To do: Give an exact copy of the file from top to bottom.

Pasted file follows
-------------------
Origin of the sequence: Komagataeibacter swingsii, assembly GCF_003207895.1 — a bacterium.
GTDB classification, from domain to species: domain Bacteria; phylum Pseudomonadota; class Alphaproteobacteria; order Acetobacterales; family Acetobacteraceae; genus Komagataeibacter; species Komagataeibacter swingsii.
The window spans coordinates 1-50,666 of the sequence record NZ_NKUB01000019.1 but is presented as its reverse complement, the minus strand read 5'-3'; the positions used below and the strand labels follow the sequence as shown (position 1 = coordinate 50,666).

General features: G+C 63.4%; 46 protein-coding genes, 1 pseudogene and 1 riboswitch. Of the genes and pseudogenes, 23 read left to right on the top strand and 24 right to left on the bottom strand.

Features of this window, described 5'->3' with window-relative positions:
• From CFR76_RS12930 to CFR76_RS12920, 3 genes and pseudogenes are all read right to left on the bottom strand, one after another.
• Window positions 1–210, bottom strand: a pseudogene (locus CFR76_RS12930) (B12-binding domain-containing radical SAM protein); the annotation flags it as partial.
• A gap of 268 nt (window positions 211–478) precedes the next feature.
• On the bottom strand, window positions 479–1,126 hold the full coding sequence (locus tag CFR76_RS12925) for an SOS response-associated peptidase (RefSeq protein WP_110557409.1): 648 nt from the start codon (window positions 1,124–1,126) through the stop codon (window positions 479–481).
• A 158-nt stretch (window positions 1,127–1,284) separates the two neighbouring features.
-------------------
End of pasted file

Origin of the sequence: Komagataeibacter swingsii, assembly GCF_003207895.1 — a bacterium.
GTDB classification, from domain to species: domain Bacteria; phylum Pseudomonadota; class Alphaproteobacteria; order Acetobacterales; family Acetobacteraceae; genus Komagataeibacter; species Komagataeibacter swingsii.
The window spans coordinates 1-50,666 of the sequence record NZ_NKUB01000019.1 but is presented as its reverse complement, the minus strand read 5'-3'; the positions used below and the strand labels follow the sequence as shown (position 1 = coordinate 50,666).

General features: G+C 63.4%; 46 protein-coding genes, 1 pseudogene and 1 riboswitch. Of the genes and pseudogenes, 23 read left to right on the top strand and 24 right to left on the bottom strand.

Features of this window, described 5'->3' with window-relative positions:
• From CFR76_RS12930 to CFR76_RS12920, 3 genes and pseudogenes are all read right to left on the bottom strand, one after another.
• Window positions 1–210, bottom strand: a pseudogene (locus CFR76_RS12930) (B12-binding domain-containing radical SAM protein); the annotation flags it as partial.
• A gap of 268 nt (window positions 211–478) precedes the next feature.
• On the bottom strand, window positions 479–1,126 hold the full coding sequence (locus tag CFR76_RS12925) for an SOS response-associated peptidase (RefSeq protein WP_110557409.1): 648 nt from the start codon (window positions 1,124–1,126) through the stop codon (window positions 479–481).
• A 158-nt stretch (window positions 1,127–1,284) separates the two neighbouring features.